Sunday, 25 April 2010

Haunt (A Super-Ghost Story)

In 2006 Spawn creator Todd McFarlane and Walking Dead creator Robert Kirkman agreed to collaborate on a new title during a question and answer session at the San Diego Comic-Con. The result, albeit a few years later, was Haunt, a super-hero ghost story in based around two brothers, Kurt and Daniel Kilgore who are far from the best of friends. The brothers are very different characters; Kurt is an accomplished and capable Special-Ops agent working for a shadowy government agency, Daniel a less than perfect Priest who is first seen arranging his next appointment with a naked prostitute.

Daniel’s self-loathing and questionable lifestyle are in stark contrast with his brother, who seems to enjoy his work and have a perfect life outside of the shadowy world of espionage; however, fate conspires to drag Daniel into his brother’s life when Kurt is killed whilst being tortured for information. Assuming he is seeing things, Daniel initially dismisses Kurt’s ghost, who appears to be haunting him, as a figment of his imagination only to discover that the apparition is real and that Kurt is trying to stop the people who killed him from attacking his wife.

We begin to discover that the reason Daniel hates Kurt so much is because of Kurt’s wife, who Daniel was once in love with, so he acquiesces to Kurt’s request to stay with her for protection. It is here, when under attack that Kurt’s ghost tries to push his brother out of harms way only to find that he instead fuses with Daniel to become a symbiotic being of great power, Haunt.

The story mechanism is very clever, only when the two brothers are fused as one can they use the power that has been be bestowed upon them, and their uncomfortable personal relationship makes it difficult for them to use the powers to their utmost effect as they don’t always work together well. However, as the story progresses, the brothers will need to find a way to come to an understanding in order to combat the organisation behind both Kurt’s death and the dangers his living loved ones are now in.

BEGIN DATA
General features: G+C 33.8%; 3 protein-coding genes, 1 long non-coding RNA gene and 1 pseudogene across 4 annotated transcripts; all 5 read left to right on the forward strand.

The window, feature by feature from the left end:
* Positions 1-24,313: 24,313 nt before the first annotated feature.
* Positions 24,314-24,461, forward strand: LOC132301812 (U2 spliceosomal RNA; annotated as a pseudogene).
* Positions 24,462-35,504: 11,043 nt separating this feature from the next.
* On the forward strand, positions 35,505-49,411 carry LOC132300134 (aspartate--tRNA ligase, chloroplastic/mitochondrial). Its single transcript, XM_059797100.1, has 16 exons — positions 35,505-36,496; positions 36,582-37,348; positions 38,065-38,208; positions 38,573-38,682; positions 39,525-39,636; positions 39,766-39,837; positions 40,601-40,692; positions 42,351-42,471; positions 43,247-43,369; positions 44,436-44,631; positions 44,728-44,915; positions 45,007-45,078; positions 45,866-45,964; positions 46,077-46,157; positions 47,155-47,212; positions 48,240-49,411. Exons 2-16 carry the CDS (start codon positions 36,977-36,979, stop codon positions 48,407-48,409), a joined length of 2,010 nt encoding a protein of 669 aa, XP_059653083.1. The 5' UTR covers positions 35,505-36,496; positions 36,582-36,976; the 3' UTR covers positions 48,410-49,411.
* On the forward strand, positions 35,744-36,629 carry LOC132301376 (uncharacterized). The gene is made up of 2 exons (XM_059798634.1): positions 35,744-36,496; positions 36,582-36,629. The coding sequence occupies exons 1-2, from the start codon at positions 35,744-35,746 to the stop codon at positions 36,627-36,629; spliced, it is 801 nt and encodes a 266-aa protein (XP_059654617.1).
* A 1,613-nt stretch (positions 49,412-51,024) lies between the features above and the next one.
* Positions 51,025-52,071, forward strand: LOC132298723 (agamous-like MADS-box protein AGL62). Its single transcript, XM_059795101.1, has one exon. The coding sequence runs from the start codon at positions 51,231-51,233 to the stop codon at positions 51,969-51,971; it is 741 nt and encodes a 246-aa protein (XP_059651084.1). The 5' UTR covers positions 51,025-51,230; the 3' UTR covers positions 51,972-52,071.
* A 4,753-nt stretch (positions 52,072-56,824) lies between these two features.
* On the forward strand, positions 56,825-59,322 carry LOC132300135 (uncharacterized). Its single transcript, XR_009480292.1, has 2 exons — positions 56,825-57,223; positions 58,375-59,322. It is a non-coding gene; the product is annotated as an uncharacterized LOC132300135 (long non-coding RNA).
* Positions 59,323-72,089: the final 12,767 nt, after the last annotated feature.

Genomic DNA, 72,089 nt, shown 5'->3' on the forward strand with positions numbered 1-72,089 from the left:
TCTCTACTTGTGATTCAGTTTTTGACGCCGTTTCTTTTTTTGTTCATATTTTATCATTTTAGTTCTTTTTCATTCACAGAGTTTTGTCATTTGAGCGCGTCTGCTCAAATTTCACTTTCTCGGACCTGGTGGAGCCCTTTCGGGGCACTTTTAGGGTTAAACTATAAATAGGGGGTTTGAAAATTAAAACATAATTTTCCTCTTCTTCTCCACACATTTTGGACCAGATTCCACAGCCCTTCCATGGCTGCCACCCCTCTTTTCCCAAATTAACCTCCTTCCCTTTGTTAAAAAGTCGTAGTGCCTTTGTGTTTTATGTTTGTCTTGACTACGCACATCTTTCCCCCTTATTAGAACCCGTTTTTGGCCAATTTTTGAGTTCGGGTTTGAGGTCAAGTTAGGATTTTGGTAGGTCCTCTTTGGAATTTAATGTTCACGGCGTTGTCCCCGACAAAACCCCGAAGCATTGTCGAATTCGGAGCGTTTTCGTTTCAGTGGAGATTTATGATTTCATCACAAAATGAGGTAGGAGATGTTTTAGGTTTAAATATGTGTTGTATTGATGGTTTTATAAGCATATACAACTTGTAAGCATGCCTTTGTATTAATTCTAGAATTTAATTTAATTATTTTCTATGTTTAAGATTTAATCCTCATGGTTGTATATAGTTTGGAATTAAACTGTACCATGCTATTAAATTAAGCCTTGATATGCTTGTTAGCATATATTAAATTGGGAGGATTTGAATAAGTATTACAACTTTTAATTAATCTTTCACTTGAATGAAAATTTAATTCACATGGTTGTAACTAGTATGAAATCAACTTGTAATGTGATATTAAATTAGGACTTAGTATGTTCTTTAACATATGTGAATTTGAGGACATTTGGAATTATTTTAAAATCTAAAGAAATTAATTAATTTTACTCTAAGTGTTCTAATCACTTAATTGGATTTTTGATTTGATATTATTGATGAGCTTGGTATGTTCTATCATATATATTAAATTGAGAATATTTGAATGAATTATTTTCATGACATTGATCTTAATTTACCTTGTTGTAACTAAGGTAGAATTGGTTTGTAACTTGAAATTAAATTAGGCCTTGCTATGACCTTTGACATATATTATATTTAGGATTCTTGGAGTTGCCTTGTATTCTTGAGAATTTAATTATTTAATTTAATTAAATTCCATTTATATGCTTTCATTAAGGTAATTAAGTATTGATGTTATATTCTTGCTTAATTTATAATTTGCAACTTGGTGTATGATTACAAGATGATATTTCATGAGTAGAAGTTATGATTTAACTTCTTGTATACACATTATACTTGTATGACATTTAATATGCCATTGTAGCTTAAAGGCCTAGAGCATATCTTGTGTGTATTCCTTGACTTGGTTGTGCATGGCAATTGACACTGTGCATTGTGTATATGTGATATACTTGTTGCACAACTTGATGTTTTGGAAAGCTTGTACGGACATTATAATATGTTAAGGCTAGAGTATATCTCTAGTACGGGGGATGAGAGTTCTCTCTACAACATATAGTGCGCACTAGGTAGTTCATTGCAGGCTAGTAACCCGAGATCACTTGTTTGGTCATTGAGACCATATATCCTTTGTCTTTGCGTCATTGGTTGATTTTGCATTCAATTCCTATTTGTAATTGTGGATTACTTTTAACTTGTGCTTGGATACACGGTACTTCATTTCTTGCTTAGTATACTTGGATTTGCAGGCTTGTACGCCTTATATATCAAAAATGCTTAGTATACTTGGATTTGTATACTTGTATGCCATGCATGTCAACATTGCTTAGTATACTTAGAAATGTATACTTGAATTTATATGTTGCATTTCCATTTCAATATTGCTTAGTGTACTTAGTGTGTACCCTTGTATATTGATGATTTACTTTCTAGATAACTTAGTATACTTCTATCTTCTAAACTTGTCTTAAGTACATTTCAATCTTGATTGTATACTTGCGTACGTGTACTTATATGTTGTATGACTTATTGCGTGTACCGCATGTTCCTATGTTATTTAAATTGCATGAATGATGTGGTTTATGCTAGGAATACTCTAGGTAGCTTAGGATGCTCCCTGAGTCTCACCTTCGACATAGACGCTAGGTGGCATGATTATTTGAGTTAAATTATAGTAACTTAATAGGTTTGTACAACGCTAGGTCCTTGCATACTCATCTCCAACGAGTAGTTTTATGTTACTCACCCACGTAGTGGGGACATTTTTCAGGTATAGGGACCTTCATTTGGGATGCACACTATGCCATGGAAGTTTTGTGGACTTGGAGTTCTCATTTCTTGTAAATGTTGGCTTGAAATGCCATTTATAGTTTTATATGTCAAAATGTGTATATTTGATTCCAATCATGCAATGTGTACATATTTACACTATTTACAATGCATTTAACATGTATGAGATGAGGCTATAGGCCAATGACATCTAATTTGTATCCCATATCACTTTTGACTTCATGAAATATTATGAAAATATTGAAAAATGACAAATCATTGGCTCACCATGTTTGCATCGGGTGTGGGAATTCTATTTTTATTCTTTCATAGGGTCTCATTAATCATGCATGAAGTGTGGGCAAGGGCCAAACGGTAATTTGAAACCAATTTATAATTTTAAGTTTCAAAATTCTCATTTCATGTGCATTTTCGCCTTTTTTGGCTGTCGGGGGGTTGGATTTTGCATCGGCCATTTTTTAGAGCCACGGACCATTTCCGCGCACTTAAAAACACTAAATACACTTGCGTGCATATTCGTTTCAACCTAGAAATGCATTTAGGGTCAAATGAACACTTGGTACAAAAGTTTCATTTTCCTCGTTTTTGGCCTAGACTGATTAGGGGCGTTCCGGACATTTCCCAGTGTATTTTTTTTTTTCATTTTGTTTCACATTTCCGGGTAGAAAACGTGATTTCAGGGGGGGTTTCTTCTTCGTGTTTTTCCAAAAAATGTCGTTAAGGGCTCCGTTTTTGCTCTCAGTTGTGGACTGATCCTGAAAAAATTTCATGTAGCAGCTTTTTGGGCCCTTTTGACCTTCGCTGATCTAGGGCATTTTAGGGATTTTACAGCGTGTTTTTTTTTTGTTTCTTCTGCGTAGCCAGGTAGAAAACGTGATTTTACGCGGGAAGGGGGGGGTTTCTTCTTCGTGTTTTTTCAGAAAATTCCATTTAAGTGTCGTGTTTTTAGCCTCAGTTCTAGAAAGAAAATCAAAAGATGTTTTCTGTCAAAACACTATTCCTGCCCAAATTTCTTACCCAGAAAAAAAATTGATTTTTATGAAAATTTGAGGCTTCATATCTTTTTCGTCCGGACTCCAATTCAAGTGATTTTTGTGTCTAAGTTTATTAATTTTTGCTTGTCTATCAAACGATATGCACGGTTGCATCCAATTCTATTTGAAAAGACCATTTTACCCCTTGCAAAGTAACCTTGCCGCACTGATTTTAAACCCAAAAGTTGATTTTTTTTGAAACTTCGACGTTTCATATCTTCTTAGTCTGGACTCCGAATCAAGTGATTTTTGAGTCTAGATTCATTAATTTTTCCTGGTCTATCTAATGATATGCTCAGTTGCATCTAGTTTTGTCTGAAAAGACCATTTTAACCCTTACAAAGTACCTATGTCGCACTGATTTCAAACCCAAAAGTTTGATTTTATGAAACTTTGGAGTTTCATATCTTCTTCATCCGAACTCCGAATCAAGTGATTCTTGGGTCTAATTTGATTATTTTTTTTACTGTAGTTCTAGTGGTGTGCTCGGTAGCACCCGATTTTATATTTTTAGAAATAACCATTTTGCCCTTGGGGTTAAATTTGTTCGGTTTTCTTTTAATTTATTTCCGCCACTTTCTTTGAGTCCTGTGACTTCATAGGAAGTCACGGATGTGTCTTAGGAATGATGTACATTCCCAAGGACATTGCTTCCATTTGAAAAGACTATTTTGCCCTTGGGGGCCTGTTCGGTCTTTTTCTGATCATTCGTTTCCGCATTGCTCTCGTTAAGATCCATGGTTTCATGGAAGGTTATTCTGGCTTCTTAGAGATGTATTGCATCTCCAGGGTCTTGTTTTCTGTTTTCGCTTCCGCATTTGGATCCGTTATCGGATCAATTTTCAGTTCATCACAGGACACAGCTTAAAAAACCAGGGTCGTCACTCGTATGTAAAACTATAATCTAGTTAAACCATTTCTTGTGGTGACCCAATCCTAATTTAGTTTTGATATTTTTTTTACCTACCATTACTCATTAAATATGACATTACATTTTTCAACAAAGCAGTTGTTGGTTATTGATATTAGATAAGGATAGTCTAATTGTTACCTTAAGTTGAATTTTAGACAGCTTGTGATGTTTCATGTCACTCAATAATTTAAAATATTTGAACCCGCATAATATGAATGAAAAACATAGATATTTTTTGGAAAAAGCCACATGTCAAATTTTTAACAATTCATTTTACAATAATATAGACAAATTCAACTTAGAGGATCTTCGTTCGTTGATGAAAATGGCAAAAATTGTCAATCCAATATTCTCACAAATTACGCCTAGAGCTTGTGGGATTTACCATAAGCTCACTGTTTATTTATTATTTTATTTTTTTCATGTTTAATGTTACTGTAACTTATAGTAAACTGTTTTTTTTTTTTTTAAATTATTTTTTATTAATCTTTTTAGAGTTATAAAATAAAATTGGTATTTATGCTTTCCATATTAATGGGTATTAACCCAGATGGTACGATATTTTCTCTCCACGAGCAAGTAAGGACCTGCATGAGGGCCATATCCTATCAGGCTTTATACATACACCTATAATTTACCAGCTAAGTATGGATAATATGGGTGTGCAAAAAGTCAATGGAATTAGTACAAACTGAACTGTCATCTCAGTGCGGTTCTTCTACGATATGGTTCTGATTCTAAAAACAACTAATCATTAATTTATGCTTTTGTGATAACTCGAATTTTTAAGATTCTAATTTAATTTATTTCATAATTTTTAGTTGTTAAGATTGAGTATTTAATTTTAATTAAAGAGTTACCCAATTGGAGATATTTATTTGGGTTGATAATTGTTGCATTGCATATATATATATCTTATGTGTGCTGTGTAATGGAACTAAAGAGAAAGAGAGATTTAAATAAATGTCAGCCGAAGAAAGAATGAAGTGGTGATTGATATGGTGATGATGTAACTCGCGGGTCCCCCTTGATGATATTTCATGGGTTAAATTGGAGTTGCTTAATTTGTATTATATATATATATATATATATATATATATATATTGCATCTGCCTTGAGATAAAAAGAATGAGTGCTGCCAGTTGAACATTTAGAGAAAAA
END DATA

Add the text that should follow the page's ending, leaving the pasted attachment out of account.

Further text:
The comic is very-much adult themed and deals with issues such as betrayal, dependence, love and loss in an intelligent way. The character of Haunt will make some comic fans raise an eyebrow, as the black and white “suit” looks very similar to Marvel’s Venom (one of Spider-Man’s regular foes), who is also a symbiotic being. The powers Haunt appears to wield, the ability to extend his body into writhing slicing tentacles and as a method of quick manoeuvre, both look very similar to Venom’s powers too and Haunt also has the standard “super” strength. But that aside, readers will forgive the similarity of the character because of the strong storyline and the fact that throughout the fusion into Haunt, both Daniel and Kurt’s characters are clearly independent and talk and argue with each other, even during battle.

The artwork is very good with a classic comic style subtly mixed with a more serious and adult overtone. Pencilled by the excellent Ryan Ottley and inked by McFarlane himself, the entire franchise has an aura of professionalism to it that can only be achieved when such giants of the comic world as McFarlane, Kirkman and Ottley collaborate so seamlessly. There is surely a lot more to come from this exciting twist on the superhero genre. Haunt is published by Image comics and is an ongoing title.

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